Iran earlier said it plans to increase its capacity for uranium enrichment but it would remain within the rules of the deal.
Sputnik discussed Iran’s nuclear program with Dr. Eitan Barak, Department of International Relations, Hebrew University of Jerusalem.
Sputnik: It seems like the big announcement of the day is that Iran plans to increase its capacity for uranium enrichment, of course, within the boundaries of the JCPOA, what does this step symbolize? Does this show that it was a mistake to pull out of the JCPOA?
Sputnik: What have you seen as Israel’s reaction to the statement?
Dr. Eitan Barak: Since it was published only today (on Tuesday) Israel's reaction has yet to be seen. I can assume that Netanyahu will take advantage of it in his campaign, in fact, to force the European companies to withdraw from the deal as well, or what he hopes for eventually that Iranian leaders will agree to negotiate the issue of the nuclear missile program. And the second one which is, of course, their influence in the Middle East in general and in Syria in particular, but those two issues are not related to the nonproliferation regime.
Sputnik: What do you think are the main goals of Netanyahu as he meets with European leaders?
Dr. Eitan Barak: The main goal is to pursue them to take the same side as Trump. In fact, Trump adopted Netanyahu's point of view and this is exactly what he wants to do with the Europeans, it will be problematic for Israel as well as for the United States if the European states adhere to the accord.
Sputnik: We saw the meeting with Angela Merkel and, of course, he didn’t get anywhere with her, and some have said that this is quite a failure on his part that he hasn’t gotten anywhere with her, also many experts feel that it’s very unlikely that he’ll have any success in convincing Theresa May or even Macron, who was in the United States trying to convince Donald Trump to stick to the accord. That was his goal, and even after Donald Trump left it he said he’s not leaving anyway, so certainly you don’t think that Israel or Benjamin Netanyahu will be able to convince now all those leaders who stood up to the United States to drop the accord?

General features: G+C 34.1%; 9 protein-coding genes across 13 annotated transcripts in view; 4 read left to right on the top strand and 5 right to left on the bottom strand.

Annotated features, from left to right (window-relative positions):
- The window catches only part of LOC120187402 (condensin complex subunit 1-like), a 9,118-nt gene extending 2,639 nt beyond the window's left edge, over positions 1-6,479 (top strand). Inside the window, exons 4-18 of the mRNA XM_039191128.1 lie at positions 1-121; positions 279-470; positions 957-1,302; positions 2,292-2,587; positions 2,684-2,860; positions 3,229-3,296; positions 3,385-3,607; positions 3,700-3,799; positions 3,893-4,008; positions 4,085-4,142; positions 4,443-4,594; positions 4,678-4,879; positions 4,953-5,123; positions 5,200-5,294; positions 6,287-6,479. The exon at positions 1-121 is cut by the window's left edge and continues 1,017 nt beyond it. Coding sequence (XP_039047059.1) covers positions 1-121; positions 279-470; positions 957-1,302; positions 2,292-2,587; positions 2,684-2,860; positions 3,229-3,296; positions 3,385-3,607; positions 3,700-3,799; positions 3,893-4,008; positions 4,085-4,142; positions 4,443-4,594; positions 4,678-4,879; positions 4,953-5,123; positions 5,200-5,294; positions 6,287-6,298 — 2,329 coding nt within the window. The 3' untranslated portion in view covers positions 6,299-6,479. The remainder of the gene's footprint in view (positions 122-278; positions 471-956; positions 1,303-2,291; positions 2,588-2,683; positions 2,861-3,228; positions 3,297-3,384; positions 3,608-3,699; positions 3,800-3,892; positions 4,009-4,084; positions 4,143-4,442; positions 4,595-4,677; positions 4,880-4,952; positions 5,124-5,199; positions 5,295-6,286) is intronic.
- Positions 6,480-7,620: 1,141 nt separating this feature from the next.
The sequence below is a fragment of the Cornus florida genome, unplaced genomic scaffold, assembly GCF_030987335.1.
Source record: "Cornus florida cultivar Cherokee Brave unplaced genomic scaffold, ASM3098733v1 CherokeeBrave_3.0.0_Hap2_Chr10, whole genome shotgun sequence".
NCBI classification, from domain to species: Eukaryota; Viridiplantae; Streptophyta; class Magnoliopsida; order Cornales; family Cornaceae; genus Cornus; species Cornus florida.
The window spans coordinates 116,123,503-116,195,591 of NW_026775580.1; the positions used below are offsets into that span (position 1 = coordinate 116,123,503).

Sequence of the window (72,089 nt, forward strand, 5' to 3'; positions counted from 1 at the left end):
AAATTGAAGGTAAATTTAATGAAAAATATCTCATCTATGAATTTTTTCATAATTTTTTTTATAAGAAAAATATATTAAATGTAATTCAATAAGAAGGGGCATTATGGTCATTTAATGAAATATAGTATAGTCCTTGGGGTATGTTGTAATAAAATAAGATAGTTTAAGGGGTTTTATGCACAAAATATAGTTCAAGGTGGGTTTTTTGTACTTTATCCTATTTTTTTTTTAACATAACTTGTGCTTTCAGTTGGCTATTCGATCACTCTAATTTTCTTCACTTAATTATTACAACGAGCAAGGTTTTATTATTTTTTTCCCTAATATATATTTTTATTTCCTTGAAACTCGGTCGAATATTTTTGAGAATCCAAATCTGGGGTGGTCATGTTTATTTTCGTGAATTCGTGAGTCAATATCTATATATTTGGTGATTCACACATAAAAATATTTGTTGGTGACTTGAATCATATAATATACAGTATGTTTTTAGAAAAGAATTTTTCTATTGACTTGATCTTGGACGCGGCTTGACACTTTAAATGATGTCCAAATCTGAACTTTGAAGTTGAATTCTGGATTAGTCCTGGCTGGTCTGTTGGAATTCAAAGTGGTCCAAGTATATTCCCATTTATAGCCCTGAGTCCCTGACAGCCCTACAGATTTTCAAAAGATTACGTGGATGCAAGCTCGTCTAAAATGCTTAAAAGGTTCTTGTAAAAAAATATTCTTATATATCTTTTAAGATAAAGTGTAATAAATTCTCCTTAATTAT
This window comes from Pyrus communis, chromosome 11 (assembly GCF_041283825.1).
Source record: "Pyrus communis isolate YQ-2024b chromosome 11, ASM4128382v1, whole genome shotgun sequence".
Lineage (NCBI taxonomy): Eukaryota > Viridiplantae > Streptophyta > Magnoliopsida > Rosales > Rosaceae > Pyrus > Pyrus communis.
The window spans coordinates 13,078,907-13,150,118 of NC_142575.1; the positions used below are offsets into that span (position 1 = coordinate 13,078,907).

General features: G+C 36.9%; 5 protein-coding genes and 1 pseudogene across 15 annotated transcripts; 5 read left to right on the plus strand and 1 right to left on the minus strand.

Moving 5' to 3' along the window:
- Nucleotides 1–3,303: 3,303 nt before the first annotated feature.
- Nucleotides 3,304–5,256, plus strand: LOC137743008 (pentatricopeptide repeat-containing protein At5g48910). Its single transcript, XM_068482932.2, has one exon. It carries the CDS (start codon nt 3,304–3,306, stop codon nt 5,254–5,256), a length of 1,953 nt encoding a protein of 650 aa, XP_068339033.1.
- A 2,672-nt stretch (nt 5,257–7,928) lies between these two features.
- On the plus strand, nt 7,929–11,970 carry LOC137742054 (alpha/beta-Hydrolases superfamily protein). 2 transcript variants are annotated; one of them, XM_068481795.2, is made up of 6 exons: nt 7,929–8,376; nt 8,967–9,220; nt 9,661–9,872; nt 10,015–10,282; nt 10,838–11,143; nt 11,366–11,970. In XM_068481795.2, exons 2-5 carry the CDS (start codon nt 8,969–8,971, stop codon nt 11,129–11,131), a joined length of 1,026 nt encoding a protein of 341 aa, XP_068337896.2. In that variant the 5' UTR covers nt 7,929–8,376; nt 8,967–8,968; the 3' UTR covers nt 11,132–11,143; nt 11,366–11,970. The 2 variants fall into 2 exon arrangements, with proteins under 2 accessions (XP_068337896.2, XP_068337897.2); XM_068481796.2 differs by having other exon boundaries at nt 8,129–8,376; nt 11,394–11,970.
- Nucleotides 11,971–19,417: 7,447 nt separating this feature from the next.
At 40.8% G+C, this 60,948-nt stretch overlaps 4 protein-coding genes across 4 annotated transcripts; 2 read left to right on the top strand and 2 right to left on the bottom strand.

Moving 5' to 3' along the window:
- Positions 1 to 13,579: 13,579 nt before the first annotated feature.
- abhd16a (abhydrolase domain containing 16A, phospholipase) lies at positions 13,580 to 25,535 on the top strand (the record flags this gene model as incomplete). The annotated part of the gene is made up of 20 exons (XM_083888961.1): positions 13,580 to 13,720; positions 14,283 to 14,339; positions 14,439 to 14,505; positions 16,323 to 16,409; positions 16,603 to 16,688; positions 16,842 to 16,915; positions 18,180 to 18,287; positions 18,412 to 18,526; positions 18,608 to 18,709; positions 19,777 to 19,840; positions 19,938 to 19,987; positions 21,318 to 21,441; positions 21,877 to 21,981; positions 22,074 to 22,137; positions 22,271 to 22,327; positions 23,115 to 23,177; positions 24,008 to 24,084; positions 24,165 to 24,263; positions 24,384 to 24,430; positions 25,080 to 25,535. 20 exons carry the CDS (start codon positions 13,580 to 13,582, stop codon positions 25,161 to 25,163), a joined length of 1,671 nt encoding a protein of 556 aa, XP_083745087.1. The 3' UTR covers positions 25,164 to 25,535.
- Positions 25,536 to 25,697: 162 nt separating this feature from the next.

Sputnik: I think that there perhaps seems to be some support for the idea that yes, we should try to create some kind of a situation where Iran would be willing to control or not continue developing ballistic missiles, but I think the problem is this point of view that you tear up the old agreement before having a new one, or before having an amendment to the agreement, and there was no attempt to really go in and try to have fresh talks, there was just this threat that we are going to drop out of it, and I think that's what the European leaders have all made it clear that, perhaps, it is not the best agreement in the world, but it is effective and has been effective, and that’s very important in doing something very important in keeping Iran from proliferating nuclear weapons. It seems now that Israel has never been a signatory or a supporter of the JCPOA, whereas the United States was a supporter and they pulled out of an internationally recognized agreement…
Dr. Eitan Barak: I fully agree with you on that point. I think that the deal wasn't an achievement for Israel and, of course, it is not perfect but this is life, you compromise, and it’s better than nothing. Let’s say that Iran withdraws from the accord, withdraws from the NPT and then the only thing that would be left (for it to do) because the sanctions eventually Iran will surrender, but I’m not sure that will happen. In fact, the case of North Korea shows that once you have nuclear weapons then you are being treated with respect and so on. And Iran stated, in fact, that the two issues, meaning it’s influence in Syria and the missile program, are non-negotiable.